Trump’s 2020 Budget Requests About $11 Billion For Cyber Defense and Operations

President Donald Trump waves as he walks on the South Lawn after stepping off Marine One at the White House, Sunday, March 10, 2019, in Washington.

President Donald Trump waves as he walks on the South Lawn after stepping off Marine One at the White House, Sunday, March 10, 2019, in Washington. Alex Brandon/

The president’s budget proposal asks for more than $9.6 billion for Defense Department cyber operations and just over $1 billion for civilian cybersecurity efforts.

The administration released an outline of the president’s 2020 budget request Monday, with all the expected nods to cybersecurity but short on details or new initiatives.

Agencies are expected to release more detailed breakdowns next week but the early look gives a topline summary of the administration's budget priorities.

Most of the references to cybersecurity center on modernizing agencies’ IT infrastructure and the associated security benefits. The document also notes the administration has released a number of new and updated policies around cybersecurity, including guidance on redefining and better protecting high-value digital assets and improving credential, identity and access management.

The biggest cyber-centric budget requests were for the Defense and Homeland Security departments.

“For cyber, the budget continues to integrate efforts and operationalize U.S. cyber strategy, while scaling artificial intelligence throughout the [Defense] Department,” the document states. “The budget funds these advanced capabilities,” including other military priorities, such as the Space Force, “for the force needed to achieve the objectives in the National Defense Strategy.”

Specifically, the budget request asks for $9.6 billion to defend defense networks and the nation from cyberattacks and conduct offensive operations through U.S. Cyber Command. That number is more than $1 billion above the administration’s 2019 request to Congress.

“This investment provides the resources necessary to grow the capacity of U.S. military cyber forces—including the recently elevated United States Cyber Command—invest in the cyber workforce and continue to maintain the highest cybersecurity standards at DOD,” the budget states.

The point agency for cyber issues on the civilian side, Homeland Security, would receive $1 billion to protect federal networks, as well as the nation’s critical infrastructure.

“These resources would increase the number of DHS-led network risk assessments from 473 to 684—including assessments of state and local electoral systems—as well as for additional tools and services, such as the EINSTEIN and the Continuous Diagnostics and Mitigation programs, to reduce the cybersecurity risk to federal information technology networks,” according to the budget request.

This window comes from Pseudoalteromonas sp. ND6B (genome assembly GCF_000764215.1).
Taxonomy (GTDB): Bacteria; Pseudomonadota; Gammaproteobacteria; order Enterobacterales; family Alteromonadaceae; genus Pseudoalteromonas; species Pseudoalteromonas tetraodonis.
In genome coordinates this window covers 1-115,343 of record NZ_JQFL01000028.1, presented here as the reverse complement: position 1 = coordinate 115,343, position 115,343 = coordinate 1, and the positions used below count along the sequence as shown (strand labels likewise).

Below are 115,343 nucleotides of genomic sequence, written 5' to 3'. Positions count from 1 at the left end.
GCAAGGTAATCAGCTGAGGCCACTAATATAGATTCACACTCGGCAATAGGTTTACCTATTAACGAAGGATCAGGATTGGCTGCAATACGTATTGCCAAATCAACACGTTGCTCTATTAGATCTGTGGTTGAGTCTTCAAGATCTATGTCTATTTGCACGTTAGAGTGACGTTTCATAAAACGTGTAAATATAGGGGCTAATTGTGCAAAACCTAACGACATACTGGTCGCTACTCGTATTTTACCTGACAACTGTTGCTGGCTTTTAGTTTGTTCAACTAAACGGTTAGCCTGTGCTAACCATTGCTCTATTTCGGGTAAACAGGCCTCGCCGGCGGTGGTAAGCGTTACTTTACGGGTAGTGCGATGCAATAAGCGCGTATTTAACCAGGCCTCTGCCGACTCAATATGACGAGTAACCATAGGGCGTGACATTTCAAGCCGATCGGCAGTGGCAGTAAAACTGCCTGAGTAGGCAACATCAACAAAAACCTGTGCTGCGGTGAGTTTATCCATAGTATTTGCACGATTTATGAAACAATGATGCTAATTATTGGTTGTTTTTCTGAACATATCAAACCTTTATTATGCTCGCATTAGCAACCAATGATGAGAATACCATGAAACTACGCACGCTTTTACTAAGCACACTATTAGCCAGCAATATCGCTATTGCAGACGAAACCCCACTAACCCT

The request also looks to fill the cybersecurity skills gap in government by supporting Homeland Security’s Cyber Talent Management System, which allows the agency to circumvent certain hiring restrictions and pay ceilings when onboarding people with cybersecurity skills. Using this authority, Homeland Security plans to hire at least 150 cybersecurity employees in 2020.

And the Rest

The Energy Department budget includes a request for $156 million for the new Office of Cybersecurity, Energy Security and Emergency Response to “support early-stage R&D activities that improve cybersecurity and resilience to enable the private sector to harden and evolve critical infrastructure.”

The Justice Department’s budget section mentions the agency’s investigative and prosecutorial role in cybersecurity, but only in passing, in the context of national security:

The Federal Bureau of Investigation has responsibility for protecting U.S. citizens from harm both at home and abroad. In support of this vital work, the budget provides $9.3 billion in salaries and expenses for the FBI. These resources would maintain and expand efforts across a wide array of important mission areas, including cybersecurity, transnational organized crime, and background checks for firearms purchases.

Similar to Justice, the Treasury Department section includes cybercrime investigations as part of its mission, including requesting $125 million for the department’s Financial Crimes Enforcement Network, or FinCEN, which handles cryptocurrency and combats digital crime. The budget also asks for $13 million for the Office of Critical Infrastructure Protection and Compliance Policy “to enhance the department’s capacity to identify and remediate new vulnerabilities before they can be exploited.”

And the Transportation Department budget request mentions cybersecurity as part of its IT modernization efforts, for which $502 million is proposed to be set aside in a working capital fund.

Editor's Note: This story has been updated to clarify the status of the full budget proposal.